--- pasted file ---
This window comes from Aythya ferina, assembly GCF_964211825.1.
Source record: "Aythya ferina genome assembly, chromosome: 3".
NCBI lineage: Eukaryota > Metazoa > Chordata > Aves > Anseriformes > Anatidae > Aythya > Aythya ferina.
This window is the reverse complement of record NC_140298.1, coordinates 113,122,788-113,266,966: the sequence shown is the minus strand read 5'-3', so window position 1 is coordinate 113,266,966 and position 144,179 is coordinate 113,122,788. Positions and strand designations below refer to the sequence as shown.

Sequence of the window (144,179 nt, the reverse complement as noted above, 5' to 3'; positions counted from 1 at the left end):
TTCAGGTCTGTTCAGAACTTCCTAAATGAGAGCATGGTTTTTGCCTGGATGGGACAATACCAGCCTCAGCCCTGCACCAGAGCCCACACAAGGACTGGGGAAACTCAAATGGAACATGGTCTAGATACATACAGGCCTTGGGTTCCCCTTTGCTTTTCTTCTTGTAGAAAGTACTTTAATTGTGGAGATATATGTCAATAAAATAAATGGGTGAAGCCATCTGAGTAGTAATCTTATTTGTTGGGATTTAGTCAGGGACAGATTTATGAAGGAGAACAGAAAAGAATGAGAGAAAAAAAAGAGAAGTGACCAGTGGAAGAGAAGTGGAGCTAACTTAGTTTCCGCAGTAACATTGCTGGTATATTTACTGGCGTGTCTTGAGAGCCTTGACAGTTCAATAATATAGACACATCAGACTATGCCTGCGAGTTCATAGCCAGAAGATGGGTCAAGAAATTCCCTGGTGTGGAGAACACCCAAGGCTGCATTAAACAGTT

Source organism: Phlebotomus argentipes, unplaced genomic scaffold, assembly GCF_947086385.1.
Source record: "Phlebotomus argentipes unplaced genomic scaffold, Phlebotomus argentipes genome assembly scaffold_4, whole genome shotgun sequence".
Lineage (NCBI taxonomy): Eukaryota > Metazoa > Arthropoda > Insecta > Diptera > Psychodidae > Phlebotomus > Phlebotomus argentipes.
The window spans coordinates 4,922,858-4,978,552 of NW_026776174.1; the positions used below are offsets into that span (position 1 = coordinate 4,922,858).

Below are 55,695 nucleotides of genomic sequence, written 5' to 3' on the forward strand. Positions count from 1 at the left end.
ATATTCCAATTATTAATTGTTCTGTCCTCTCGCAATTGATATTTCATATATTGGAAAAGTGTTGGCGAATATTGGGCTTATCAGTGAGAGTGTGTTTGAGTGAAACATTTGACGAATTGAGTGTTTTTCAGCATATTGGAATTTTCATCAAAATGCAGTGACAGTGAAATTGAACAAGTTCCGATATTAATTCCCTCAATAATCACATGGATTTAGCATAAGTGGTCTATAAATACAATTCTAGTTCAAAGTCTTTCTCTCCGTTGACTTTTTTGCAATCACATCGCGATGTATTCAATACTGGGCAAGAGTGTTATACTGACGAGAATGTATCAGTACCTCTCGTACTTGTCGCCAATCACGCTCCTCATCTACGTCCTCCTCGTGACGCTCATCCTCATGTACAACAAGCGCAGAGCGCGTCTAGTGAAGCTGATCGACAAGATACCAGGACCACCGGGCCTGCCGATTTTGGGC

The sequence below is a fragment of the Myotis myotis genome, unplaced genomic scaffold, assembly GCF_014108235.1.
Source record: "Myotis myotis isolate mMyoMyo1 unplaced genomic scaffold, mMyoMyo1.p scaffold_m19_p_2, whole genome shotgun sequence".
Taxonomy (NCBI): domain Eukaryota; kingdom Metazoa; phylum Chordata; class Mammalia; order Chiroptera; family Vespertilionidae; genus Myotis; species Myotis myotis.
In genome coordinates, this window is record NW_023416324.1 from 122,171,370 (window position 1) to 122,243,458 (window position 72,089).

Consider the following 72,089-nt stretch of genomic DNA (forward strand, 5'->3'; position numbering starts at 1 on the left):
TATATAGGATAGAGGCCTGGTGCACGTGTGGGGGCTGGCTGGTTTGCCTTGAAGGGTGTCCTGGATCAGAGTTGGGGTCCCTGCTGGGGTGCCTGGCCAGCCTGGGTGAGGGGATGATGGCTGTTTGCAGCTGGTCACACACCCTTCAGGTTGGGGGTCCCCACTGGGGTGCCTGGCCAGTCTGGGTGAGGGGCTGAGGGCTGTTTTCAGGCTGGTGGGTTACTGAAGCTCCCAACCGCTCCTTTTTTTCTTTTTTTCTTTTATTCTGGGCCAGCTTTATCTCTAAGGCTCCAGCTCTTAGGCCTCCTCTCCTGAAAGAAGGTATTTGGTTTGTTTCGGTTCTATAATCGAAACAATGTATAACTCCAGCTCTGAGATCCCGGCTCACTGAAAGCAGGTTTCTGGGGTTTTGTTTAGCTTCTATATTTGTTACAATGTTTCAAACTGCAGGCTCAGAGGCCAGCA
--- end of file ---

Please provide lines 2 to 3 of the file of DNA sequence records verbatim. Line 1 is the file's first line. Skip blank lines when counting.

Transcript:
Source record: "Aythya ferina genome assembly, chromosome: 3".
NCBI lineage: Eukaryota > Metazoa > Chordata > Aves > Anseriformes > Anatidae > Aythya > Aythya ferina.